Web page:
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Oxalic Acid

OXALIC ACID, H2C2O4 -21120, one of the oldest known organic acids. Scheele prepared it by oxidizing sugar with nitric acid, and showed it to be identical with the acetosellic acid obtained from wood-sorrel. It is found in the form of its acid potassium salt in many plants, especially in wood-sorrel (Oxalis acctosclla) and in varieties of Riimex; as ammonium salt in guano; as calcium salt in rhubarb root, in various lichens and in plant cells; as sodium salt in species of Salicornia and as free acid in varieties of Boletus. It is also present in urine and in urinary calculi. It is formed in the oxidation of many organic compounds (e.g. sugar, starch and cellulose) by nitric acid, and also by the fusion of many oxygen-holding compounds with caustic alkalis, this latter method being employed for the manufacture of oxalic acid. In this process cellulose (in the form of sawdust) is made into a stiff paste with a mixture of strong caustic potash and soda solution and heated in tlat iron pans to 200-250° C. The somewhat dark-coloured mass is lixiviated with a small amount of warm water in order to remove excess of alkali, the residual alkaline oxalates converted into insoluble calcium oxalate by boiling with milk of lime, the lime salt separated, and decomposed by means of sulphuric acid. It is found that the sawdust obtained from soft woods is the best material for use in this process. It may be obtained synthetically by heating sodium in a current of carbon dioxide to 360° C; by the oxidation of ethylene glycol; by heating sodium formate to 400° C. (V. Merz and W. Weith, Ber., 1882, 15, p. 1513), and by the spontaneous hydrolysis of an aqueous solution of cyanogen gas.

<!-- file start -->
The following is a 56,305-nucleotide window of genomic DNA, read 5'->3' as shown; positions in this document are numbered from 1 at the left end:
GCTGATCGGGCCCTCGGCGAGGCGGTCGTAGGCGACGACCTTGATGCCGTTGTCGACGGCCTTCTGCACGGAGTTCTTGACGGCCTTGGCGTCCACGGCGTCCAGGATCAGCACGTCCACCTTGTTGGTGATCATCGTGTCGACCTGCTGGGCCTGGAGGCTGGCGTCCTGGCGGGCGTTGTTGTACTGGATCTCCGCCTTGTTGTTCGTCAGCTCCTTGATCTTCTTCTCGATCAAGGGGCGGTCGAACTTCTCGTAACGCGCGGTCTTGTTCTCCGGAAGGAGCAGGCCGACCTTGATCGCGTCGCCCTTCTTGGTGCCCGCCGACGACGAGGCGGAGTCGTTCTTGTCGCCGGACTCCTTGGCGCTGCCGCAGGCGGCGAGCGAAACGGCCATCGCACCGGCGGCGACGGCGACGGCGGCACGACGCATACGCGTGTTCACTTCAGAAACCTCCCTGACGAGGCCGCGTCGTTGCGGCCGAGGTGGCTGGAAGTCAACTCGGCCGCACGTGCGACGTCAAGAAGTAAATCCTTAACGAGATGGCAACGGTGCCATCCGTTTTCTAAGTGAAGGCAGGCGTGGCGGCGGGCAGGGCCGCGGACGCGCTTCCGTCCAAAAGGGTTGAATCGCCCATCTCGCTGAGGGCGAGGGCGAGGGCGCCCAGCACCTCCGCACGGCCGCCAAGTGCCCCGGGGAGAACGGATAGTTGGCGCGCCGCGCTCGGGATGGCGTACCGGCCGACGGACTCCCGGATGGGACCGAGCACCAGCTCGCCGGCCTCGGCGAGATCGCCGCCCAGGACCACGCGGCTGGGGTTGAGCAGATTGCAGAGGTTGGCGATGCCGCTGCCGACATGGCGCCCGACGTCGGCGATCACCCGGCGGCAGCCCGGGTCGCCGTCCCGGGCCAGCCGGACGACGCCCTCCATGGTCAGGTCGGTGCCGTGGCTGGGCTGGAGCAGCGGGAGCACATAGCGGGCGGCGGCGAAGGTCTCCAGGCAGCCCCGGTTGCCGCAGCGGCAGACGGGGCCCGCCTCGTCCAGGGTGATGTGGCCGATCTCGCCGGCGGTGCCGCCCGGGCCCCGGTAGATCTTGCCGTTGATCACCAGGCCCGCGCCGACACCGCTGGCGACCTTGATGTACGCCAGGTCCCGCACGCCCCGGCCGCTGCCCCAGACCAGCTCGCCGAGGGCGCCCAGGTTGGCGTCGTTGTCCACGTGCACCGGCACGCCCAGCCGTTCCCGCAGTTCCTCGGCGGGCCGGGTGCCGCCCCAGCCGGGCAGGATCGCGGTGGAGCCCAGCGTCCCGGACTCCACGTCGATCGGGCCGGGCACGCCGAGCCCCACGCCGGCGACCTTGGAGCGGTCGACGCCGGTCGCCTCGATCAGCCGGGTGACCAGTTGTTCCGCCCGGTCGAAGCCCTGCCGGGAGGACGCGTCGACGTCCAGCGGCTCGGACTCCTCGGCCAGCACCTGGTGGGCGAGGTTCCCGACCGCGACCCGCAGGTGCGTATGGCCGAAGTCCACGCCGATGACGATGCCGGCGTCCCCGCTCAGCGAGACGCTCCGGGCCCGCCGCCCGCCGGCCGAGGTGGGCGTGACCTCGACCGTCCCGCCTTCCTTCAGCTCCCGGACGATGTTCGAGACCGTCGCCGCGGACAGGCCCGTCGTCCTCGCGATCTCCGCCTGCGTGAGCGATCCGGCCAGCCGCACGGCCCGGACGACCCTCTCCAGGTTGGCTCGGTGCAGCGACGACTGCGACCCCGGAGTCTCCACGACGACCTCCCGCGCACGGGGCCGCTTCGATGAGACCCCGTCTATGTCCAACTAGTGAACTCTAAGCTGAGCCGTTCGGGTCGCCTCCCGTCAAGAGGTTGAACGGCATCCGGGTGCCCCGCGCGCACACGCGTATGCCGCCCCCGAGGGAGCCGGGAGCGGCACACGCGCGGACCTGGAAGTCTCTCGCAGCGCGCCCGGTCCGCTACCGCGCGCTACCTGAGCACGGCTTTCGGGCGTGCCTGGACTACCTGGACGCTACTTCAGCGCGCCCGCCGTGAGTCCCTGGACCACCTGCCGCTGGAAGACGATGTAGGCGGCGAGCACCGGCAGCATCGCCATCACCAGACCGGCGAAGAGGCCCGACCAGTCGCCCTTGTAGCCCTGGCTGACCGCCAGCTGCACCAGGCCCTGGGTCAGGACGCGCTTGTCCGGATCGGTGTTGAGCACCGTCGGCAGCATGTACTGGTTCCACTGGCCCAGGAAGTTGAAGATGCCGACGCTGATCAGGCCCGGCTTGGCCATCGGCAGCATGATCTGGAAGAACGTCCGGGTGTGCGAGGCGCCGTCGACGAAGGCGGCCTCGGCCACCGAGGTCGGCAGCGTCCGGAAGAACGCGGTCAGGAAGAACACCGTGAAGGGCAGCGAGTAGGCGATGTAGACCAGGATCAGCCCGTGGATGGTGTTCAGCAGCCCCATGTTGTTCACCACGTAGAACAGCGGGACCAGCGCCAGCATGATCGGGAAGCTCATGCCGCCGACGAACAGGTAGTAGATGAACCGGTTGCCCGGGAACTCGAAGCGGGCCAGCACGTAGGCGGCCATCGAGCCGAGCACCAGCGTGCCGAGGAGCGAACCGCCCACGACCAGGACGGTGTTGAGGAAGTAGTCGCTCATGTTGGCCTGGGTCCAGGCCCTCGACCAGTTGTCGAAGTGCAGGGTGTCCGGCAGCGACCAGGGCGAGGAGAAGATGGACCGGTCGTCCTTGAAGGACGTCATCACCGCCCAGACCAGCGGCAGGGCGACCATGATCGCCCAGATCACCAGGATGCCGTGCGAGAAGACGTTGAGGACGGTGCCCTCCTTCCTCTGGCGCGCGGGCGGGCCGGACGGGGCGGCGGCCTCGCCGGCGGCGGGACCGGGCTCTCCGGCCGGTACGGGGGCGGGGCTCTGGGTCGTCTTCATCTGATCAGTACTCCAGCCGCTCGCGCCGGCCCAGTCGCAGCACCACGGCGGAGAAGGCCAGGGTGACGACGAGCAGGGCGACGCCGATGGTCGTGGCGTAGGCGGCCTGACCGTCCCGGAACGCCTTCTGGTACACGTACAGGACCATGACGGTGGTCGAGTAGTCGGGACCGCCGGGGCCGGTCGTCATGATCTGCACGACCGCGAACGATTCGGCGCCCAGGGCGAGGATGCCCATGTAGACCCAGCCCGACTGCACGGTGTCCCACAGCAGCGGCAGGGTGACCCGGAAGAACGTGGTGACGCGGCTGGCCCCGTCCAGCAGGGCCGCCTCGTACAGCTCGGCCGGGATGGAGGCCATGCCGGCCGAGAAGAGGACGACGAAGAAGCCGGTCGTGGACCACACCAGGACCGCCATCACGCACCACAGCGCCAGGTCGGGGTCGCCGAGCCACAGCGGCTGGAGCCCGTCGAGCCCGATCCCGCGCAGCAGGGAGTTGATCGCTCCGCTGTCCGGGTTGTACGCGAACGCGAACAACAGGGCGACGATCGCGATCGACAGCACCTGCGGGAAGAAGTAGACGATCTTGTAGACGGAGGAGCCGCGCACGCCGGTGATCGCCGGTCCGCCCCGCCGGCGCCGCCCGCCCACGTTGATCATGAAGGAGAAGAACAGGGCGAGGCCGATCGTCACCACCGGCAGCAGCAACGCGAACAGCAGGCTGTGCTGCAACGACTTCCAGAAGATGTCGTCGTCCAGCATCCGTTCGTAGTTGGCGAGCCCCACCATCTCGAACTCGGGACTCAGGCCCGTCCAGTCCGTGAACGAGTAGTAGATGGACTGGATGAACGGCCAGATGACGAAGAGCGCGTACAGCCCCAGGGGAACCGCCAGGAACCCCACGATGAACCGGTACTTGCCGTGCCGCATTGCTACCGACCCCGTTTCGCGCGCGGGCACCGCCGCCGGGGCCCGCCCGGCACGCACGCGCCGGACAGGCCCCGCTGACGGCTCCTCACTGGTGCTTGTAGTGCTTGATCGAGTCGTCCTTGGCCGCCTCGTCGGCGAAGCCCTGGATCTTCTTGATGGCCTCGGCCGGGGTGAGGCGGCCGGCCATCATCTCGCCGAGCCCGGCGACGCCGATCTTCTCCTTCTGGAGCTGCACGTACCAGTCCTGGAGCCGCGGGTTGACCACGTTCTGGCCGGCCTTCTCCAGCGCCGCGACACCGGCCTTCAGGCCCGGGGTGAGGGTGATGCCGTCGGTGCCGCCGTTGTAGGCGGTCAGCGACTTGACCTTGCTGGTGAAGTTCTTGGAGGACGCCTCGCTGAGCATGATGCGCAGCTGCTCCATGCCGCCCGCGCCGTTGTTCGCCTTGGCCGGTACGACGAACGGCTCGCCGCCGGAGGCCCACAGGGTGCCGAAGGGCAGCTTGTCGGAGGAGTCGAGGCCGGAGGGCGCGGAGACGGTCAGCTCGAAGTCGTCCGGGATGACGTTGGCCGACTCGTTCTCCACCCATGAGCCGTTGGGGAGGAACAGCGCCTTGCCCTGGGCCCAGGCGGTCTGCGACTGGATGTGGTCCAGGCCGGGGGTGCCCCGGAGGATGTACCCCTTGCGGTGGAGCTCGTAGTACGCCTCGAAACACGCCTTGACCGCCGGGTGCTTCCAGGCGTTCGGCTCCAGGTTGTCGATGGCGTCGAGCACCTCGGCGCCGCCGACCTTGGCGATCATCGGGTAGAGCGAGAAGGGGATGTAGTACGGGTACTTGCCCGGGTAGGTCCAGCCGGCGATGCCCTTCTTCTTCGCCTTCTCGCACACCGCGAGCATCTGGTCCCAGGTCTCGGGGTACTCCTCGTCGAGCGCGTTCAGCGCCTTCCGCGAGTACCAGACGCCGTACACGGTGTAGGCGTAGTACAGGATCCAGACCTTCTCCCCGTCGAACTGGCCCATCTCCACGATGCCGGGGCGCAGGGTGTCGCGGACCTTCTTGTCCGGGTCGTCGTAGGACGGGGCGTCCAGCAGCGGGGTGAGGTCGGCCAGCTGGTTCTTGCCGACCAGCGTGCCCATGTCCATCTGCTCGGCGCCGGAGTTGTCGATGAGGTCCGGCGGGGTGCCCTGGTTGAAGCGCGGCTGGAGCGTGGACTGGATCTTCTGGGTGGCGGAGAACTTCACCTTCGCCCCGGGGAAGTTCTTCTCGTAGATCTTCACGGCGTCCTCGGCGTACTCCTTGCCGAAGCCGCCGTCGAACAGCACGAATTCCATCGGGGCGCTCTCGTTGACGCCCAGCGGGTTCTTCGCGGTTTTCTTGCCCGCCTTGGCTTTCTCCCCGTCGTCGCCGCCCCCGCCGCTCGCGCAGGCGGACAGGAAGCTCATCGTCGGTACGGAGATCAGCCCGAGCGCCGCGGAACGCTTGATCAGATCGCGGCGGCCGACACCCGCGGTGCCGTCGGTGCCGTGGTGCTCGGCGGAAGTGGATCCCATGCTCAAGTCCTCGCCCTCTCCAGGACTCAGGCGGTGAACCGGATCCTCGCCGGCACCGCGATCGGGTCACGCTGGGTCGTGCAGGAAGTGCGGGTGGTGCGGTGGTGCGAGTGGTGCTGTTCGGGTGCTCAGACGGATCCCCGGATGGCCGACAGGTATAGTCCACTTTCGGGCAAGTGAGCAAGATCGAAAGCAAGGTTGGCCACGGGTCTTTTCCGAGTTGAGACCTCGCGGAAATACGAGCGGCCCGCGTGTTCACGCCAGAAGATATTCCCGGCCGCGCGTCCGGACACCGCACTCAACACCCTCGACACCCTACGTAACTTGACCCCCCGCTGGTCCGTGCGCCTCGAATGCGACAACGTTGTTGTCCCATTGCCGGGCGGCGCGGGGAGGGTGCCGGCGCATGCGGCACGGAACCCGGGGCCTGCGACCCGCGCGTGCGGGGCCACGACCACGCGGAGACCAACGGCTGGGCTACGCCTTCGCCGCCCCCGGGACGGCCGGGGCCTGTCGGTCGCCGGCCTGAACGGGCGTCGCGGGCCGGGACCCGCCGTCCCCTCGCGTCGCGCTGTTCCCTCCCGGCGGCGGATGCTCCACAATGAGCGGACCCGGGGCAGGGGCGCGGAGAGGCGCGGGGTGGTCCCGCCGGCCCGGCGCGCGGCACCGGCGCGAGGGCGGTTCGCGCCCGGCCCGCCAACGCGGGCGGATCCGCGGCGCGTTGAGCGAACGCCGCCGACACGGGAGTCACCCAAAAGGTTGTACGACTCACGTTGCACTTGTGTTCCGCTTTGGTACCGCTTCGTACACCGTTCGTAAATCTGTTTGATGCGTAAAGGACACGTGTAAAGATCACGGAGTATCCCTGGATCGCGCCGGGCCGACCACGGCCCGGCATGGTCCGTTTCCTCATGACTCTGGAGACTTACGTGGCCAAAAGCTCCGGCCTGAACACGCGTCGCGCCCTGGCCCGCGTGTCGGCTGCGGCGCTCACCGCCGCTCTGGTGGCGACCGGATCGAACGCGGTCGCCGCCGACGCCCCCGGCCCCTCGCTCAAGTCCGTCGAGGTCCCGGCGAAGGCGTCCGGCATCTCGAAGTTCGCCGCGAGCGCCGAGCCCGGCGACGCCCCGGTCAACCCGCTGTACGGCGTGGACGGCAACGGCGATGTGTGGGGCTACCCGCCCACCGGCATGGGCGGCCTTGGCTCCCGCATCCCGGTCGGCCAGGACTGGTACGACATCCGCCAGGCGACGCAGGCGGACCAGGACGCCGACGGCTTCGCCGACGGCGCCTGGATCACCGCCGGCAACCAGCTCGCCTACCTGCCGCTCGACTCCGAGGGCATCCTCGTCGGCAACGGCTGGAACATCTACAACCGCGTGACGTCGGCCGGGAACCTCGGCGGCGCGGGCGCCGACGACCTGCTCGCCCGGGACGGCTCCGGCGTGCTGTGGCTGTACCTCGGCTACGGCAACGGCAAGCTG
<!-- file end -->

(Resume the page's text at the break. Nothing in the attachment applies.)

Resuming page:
The hydrated acid crystallizes in prisms which effloresce in air, and are readily soluble in water. It loses its water of crystallization at 100° C, and begins to sublime at about 150- 160° C, whilst on heating to a still higher temperature it partially decomposes into carbon dioxide and formic acid, or into carbon dioxide, carbon monoxide and water; the latter decomposition being also brought about by heating oxalic acid with concentrated sulphuric acid. The anhydrous acid melts at 189-5° C. (E. Bamberger, Ber., 1888, 21, p. 1901) and is frequently used as a condensing agent. Phosphorus pentachloride decomposes it into carbon mono.xide and dioxide, the reaction being the one generally applied for the purpose of preparing phosphorus oxychloride. When heated with glycerin to 100° C. it yields formic acid and carbon dio.xide; above this temperature, aOyl alcohol is formed. Nascent hydrogen reduces it to glycollic acid. Potassium permanganate in acid solution oxidizes it to carbon dioxide and water; the manganese sulphate formed has a catalytic accelerating effect on the decomposition.

Oxalic acid is very poisonous, and by reason of its great similarity in appearance to Epsom salts, it has been very frequently mistaken for this substance with, in many cases, fatal results. The antidotes for oxalic acid poisoning are milk of lime, chalk, whiting, or even wall-plaster, followed by evacuation brought about by an enema or castor oil. Only the salts of the alkali metals are soluble in water. Beside the ordinary acid and neutral salts, a series of salts called quadroxalates is known, these being salts containing one molecule of acid salt, in combination with one molecule of acid, one of the most common being "salt of sorrel," KHCoO, (H..Co!04-2H2O. The oxalates arc readily decomposed onheating, leaving a residue of carbonate, or o.xide of the metal. The silver salt decomposes with explosive violence, leaving a residue of the metal.